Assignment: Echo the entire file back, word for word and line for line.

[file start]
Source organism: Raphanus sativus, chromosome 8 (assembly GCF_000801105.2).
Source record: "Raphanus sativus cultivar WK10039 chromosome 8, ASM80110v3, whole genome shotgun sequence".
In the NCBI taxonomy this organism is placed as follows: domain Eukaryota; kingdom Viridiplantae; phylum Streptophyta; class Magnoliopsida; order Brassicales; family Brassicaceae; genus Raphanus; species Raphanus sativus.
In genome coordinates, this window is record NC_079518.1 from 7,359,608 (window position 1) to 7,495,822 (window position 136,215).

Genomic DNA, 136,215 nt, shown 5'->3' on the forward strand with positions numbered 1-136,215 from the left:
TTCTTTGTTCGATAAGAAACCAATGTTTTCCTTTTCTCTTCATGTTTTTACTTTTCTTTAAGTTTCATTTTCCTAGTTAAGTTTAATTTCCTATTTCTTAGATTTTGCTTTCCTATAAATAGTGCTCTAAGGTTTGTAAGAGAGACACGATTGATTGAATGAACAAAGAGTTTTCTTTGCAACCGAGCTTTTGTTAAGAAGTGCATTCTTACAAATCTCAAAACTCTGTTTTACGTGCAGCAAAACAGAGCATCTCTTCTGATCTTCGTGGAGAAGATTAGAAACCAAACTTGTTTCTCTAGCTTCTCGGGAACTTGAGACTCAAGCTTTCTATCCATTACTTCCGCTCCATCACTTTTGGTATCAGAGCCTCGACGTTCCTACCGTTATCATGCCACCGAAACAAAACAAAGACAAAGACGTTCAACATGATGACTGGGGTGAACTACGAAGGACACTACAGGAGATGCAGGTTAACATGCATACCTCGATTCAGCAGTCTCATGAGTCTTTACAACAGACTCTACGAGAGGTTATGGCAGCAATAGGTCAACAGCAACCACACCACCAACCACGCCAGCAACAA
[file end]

Source organism: Raphanus sativus, chromosome 8 (assembly GCF_000801105.2).
Source record: "Raphanus sativus cultivar WK10039 chromosome 8, ASM80110v3, whole genome shotgun sequence".
In the NCBI taxonomy this organism is placed as follows: domain Eukaryota; kingdom Viridiplantae; phylum Streptophyta; class Magnoliopsida; order Brassicales; family Brassicaceae; genus Raphanus; species Raphanus sativus.
In genome coordinates, this window is record NC_079518.1 from 7,359,608 (window position 1) to 7,495,822 (window position 136,215).

Genomic DNA, 136,215 nt, shown 5'->3' on the forward strand with positions numbered 1-136,215 from the left:
TTCTTTGTTCGATAAGAAACCAATGTTTTCCTTTTCTCTTCATGTTTTTACTTTTCTTTAAGTTTCATTTTCCTAGTTAAGTTTAATTTCCTATTTCTTAGATTTTGCTTTCCTATAAATAGTGCTCTAAGGTTTGTAAGAGAGACACGATTGATTGAATGAACAAAGAGTTTTCTTTGCAACCGAGCTTTTGTTAAGAAGTGCATTCTTACAAATCTCAAAACTCTGTTTTACGTGCAGCAAAACAGAGCATCTCTTCTGATCTTCGTGGAGAAGATTAGAAACCAAACTTGTTTCTCTAGCTTCTCGGGAACTTGAGACTCAAGCTTTCTATCCATTACTTCCGCTCCATCACTTTTGGTATCAGAGCCTCGACGTTCCTACCGTTATCATGCCACCGAAACAAAACAAAGACAAAGACGTTCAACATGATGACTGGGGTGAACTACGAAGGACACTACAGGAGATGCAGGTTAACATGCATACCTCGATTCAGCAGTCTCATGAGTCTTTACAACAGACTCTACGAGAGGTTATGGCAGCAATAGGTCAACAGCAACCACACCACCAACCACGCCAGCAACAA